Sponsorship is in high demand in every sport. Rally and F1 teams have company brands adorned all over their cars and team uniforms, while football clubs see the front of their shirts emblazoned with a main sponsor logo. Recently, English Premier League teams have been given the go-ahead for additional sponsors to appear on their shirt’s sleeves, while clubs in the lower leagues are also allowed to include sponsors to the rear of their shirts. But, why do companies around the world compete for such deals? Nissan Europe’s vice president of marketing, Jean Pierre Diernaz, said: “Sport is now the only potential discipline where you can engage very high numbers of people.”
There is no denying that companies regularly look to get global sports stars on board as they can act as role models for people to look up to, therefore having consumers wanting to wear the brands that their icons are wearing.
Basketball’s Michael Jordan is an example of this. The former superstar still brings in a whopping $110 million each year thanks to his deal with Nike – over 15 years after he retired from the sport. Retro Jordan trainers (or sneakers if you may) are still strong sellers. In the fiscal year ending May 2016, the range’s revenue was $2.8 billion, meaning a deal with the star is certainly worth it for the clothing giants.
Puma’s sponsorship of Jamaican sprinter Usain Bolt is another deal that proves that stars can help increase a brand’s equity and brand awareness. They used him in the Olympics in 2016 to enhance their brand awareness without having to be an official sponsor of the Games. Knowing he would be one of the most photographed participants, they knew they’d be heavily involved in media content. Bolt helped to do this by taking off his iconic trainers after a gold-winning run and making them noticeable to the whole stadium and in every photo.
Football remains the most popular sport in the world and with an estimated 3.5 billion fans around the globe, sponsoring a football team can open your brand up to so many potential customers across the planet.
German car manufacturer Audi are hugely involved in football. For one, they are the official vehicle partner for Spanish football giants Real Madrid. But, what does this actually mean? Well, simply put, each member of the Real Madrid first team is provided with an Audi to drive, with the Audi Q7 among those most popular among the players in 2017. The pair have been unified since July 2003 and remain two of the most successful entities in the world.
The value to Real Madrid is clear to see, with staff receiving cars. But how does Audi benefit? With Real Madrid being a team full of superstars, the car manufacturer takes advantage of their stature in advertisements. They also perform virtual test drives of new models to build its reputation.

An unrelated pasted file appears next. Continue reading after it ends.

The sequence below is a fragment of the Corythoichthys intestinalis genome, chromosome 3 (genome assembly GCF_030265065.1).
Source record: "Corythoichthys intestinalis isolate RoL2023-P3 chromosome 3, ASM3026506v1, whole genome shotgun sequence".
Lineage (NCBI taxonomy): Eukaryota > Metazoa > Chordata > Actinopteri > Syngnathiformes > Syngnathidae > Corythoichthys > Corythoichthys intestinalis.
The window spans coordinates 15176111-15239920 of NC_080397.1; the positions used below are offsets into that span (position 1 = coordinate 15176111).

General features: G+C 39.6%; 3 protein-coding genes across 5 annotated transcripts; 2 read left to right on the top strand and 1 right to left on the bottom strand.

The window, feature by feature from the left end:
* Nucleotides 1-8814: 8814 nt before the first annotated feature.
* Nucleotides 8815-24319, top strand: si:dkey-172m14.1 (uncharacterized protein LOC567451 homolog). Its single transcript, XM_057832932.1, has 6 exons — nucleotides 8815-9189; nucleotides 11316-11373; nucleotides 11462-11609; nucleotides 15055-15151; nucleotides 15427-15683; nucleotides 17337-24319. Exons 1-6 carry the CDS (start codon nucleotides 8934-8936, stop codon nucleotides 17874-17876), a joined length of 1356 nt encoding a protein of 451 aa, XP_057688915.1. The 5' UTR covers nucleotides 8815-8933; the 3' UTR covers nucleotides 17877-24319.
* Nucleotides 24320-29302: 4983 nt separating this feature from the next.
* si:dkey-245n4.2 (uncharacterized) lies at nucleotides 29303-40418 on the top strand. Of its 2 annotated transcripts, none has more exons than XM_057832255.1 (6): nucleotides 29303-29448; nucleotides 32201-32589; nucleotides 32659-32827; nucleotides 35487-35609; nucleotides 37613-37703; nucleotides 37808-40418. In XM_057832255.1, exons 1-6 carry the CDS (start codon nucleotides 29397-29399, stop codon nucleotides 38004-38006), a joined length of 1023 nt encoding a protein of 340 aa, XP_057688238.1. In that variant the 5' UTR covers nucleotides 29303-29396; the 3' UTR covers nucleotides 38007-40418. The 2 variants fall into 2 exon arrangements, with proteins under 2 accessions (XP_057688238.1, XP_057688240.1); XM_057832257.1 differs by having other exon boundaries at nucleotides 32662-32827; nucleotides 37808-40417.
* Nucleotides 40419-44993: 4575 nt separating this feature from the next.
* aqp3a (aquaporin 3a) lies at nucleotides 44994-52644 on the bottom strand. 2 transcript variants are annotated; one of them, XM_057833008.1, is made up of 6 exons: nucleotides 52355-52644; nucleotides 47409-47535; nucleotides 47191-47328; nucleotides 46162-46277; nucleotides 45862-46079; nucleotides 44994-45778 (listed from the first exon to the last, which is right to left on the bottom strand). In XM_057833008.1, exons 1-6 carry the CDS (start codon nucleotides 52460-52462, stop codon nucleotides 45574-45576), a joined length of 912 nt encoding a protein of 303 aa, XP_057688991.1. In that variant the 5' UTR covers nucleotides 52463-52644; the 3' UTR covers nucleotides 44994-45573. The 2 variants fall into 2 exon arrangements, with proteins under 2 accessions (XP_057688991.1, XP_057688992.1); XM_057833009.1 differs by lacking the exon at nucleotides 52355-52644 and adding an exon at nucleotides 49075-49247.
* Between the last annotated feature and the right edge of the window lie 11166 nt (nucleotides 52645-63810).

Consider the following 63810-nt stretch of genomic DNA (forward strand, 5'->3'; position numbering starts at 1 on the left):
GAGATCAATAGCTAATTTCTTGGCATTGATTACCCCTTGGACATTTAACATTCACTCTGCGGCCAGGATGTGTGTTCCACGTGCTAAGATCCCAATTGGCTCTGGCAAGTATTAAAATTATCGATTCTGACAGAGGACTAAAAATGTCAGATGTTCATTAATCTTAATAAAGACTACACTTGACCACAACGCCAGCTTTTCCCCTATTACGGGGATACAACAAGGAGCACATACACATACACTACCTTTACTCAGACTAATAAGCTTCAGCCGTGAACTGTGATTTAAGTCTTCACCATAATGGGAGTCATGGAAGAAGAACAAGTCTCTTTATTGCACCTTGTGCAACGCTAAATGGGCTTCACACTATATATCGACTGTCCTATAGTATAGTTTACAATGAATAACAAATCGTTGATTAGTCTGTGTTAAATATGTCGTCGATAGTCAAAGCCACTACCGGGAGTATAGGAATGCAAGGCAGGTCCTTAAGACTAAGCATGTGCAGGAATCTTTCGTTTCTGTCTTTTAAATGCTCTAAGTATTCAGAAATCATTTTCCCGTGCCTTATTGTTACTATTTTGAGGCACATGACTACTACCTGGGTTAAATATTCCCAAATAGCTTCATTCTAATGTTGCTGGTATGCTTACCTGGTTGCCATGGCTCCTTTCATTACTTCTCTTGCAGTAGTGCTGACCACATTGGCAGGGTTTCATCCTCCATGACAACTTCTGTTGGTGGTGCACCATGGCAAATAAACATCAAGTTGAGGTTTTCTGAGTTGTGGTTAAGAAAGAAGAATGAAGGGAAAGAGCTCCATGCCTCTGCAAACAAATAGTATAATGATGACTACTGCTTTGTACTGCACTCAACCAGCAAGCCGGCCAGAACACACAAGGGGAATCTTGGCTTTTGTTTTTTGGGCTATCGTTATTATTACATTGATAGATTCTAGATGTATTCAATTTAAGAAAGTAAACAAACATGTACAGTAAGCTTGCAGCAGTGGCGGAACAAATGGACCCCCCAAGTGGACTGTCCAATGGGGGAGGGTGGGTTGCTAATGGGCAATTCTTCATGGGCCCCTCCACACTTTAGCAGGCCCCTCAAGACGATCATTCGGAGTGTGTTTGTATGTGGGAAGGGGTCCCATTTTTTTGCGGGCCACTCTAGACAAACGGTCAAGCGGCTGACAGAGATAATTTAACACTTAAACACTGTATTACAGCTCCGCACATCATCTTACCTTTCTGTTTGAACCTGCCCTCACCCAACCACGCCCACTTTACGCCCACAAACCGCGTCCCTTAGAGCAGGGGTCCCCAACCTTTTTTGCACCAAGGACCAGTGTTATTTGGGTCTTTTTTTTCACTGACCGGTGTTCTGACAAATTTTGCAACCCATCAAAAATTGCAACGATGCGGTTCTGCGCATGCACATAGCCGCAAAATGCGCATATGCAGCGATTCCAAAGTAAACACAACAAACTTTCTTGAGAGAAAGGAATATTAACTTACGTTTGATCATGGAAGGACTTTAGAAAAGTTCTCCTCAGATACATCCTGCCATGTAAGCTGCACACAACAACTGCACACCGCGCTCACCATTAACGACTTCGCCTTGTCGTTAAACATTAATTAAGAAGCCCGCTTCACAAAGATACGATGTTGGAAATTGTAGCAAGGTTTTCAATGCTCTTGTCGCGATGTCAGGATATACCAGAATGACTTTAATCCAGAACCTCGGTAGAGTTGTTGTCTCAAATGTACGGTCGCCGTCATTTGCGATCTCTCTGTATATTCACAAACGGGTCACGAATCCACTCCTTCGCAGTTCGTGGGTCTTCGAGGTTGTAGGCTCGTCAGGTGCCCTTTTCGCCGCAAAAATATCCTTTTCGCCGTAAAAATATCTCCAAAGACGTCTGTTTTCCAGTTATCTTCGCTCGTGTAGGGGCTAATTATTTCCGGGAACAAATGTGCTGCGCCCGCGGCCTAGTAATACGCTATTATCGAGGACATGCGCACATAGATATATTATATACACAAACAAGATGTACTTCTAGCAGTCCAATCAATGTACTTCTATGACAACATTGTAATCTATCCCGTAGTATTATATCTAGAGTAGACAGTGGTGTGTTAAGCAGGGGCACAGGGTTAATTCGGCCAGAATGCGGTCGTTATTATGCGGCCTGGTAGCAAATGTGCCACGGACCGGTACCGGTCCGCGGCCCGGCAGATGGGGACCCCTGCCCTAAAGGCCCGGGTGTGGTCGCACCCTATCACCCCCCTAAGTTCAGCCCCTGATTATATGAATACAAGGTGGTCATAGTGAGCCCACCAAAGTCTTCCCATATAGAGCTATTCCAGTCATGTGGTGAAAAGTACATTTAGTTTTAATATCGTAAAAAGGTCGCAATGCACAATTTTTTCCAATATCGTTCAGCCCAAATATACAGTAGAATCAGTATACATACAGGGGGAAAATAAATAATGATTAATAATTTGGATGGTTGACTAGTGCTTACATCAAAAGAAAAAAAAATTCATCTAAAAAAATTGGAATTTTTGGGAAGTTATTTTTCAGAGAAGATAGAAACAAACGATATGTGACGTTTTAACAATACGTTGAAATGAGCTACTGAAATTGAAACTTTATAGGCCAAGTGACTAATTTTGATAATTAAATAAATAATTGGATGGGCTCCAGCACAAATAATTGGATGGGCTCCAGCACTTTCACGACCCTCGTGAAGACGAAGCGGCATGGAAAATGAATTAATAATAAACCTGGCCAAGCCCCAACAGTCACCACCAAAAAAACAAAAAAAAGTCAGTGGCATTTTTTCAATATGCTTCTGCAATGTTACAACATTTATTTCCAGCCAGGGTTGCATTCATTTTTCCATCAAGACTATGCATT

Moving away from Spain, Audi is the principal sponsor of German giants Bayern Munich and have been in partnership with them since 2002. In 2015, they extended that agreement until 2025, showing that there is great value in such deals. For their estimated €10 million-per-year-deal, the German manufacturers get their logo printed on the match shirts as well as an 8.8% share in the football club.
It’s important to note that Audi aren’t the only German carmaker to take the plunge into the lucrative football market. Volkswagen are invested in the sport too thanks to their sponsorship deal with UEFA. The partnership, agreed in 2017, saw the two entities connected for four years between 2018 and 2022. They plan to release their new e-mobility family in 2020 – just in time for the next European Championships, which will be held across 13 countries and so providing ultimate exposure and brand awareness.
Volkswagen’s CEO, Dr Herbert Diess, said: “No other sport is as powerful as football or unites so many people. Furthermore, UEFA EURO 2020, which is being played across the entire continent, is a fantastic project. Our wish is to contribute towards building bridges between all countries and football fans with our mobility and creativity.”
After football, rugby union is the UK’s second favourite sport, with the Six Nations tournament seen as the pinnacle of the rugby calendar. In April 2018, English rugby’s top teams agreed to a four-year sponsorship deal worth £40 million with insurance company Gallagher. While the company is US-founded, it currently has 50 UK branches and will be looking to get a stranglehold on the industry thanks to the exposure it will receive from the sport.
Gallagher’s Chairman, President and CEO, J. Patrick Gallagher Jr, said when the sponsorship was announced: “By uniting with this globally-known and fast-growing franchise, we have a terrific opportunity to increase awareness about our company, values, expertise and services, and jointly participate in community projects and causes to make a difference. This dynamic business and marketing partnership with Premiership Rugby reflects who we are culturally and professionally.”
It’s clear to see from these comments just how effective an industry professional believes sports sponsorships can be for a business.
Obviously, these are just a small number of examples of sports marketing deals across the globe. Every sport has its worth for brands and can help influence its audience. Choosing the correct sporting sponsorships can pretty much guarantee global exposure for a business, making it a no brainer. Sponsoring a festival or other event won’t even come close to the outreach levels provided by sports, and that is why sports will continue to be extremely influential in sponsorships. Which is the biggest sponsorship deal you can think of in your favourite sport?